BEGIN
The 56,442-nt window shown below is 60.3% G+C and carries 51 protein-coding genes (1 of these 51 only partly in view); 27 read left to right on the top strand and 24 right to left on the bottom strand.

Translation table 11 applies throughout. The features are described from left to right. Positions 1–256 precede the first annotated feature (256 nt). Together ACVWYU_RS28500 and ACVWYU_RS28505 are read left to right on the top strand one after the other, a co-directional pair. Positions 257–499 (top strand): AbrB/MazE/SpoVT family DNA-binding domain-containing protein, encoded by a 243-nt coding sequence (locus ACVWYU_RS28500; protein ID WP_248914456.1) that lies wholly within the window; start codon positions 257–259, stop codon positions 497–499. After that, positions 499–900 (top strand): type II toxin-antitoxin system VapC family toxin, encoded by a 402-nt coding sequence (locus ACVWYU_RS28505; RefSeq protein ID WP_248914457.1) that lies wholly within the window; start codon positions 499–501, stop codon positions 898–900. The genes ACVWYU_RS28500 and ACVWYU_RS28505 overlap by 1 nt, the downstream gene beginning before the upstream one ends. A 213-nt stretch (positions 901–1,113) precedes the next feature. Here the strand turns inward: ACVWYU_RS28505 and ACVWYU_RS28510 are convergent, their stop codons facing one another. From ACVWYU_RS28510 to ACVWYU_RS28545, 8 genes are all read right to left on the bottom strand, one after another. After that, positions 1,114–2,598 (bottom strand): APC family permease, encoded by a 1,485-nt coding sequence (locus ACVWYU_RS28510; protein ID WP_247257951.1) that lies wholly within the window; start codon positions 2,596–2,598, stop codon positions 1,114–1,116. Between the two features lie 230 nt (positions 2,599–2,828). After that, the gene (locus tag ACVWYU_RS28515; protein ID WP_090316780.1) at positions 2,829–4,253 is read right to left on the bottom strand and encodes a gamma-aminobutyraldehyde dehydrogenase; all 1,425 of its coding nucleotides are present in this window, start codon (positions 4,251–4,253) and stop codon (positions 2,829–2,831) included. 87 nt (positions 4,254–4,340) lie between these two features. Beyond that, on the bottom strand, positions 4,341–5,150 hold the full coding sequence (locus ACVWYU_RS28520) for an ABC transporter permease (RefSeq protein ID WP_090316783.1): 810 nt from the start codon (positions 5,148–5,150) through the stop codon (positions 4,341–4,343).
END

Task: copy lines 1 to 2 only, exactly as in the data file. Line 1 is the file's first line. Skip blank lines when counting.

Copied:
The 56,442-nt window shown below is 60.3% G+C and carries 51 protein-coding genes (1 of these 51 only partly in view); 27 read left to right on the top strand and 24 right to left on the bottom strand.

Translation table 11 applies throughout. The features are described from left to right. Positions 1–256 precede the first annotated feature (256 nt). Together ACVWYU_RS28500 and ACVWYU_RS28505 are read left to right on the top strand one after the other, a co-directional pair. Positions 257–499 (top strand): AbrB/MazE/SpoVT family DNA-binding domain-containing protein, encoded by a 243-nt coding sequence (locus ACVWYU_RS28500; protein ID WP_248914456.1) that lies wholly within the window; start codon positions 257–259, stop codon positions 497–499. After that, positions 499–900 (top strand): type II toxin-antitoxin system VapC family toxin, encoded by a 402-nt coding sequence (locus ACVWYU_RS28505; RefSeq protein ID WP_248914457.1) that lies wholly within the window; start codon positions 499–501, stop codon positions 898–900. The genes ACVWYU_RS28500 and ACVWYU_RS28505 overlap by 1 nt, the downstream gene beginning before the upstream one ends. A 213-nt stretch (positions 901–1,113) precedes the next feature. Here the strand turns inward: ACVWYU_RS28505 and ACVWYU_RS28510 are convergent, their stop codons facing one another. From ACVWYU_RS28510 to ACVWYU_RS28545, 8 genes are all read right to left on the bottom strand, one after another. After that, positions 1,114–2,598 (bottom strand): APC family permease, encoded by a 1,485-nt coding sequence (locus ACVWYU_RS28510; protein ID WP_247257951.1) that lies wholly within the window; start codon positions 2,596–2,598, stop codon positions 1,114–1,116. Between the two features lie 230 nt (positions 2,599–2,828). After that, the gene (locus tag ACVWYU_RS28515; protein ID WP_090316780.1) at positions 2,829–4,253 is read right to left on the bottom strand and encodes a gamma-aminobutyraldehyde dehydrogenase; all 1,425 of its coding nucleotides are present in this window, start codon (positions 4,251–4,253) and stop codon (positions 2,829–2,831) included. 87 nt (positions 4,254–4,340) lie between these two features. Beyond that, on the bottom strand, positions 4,341–5,150 hold the full coding sequence (locus ACVWYU_RS28520) for an ABC transporter permease (RefSeq protein ID WP_090316783.1): 810 nt from the start codon (positions 5,148–5,150) through the stop codon (positions 4,341–4,343).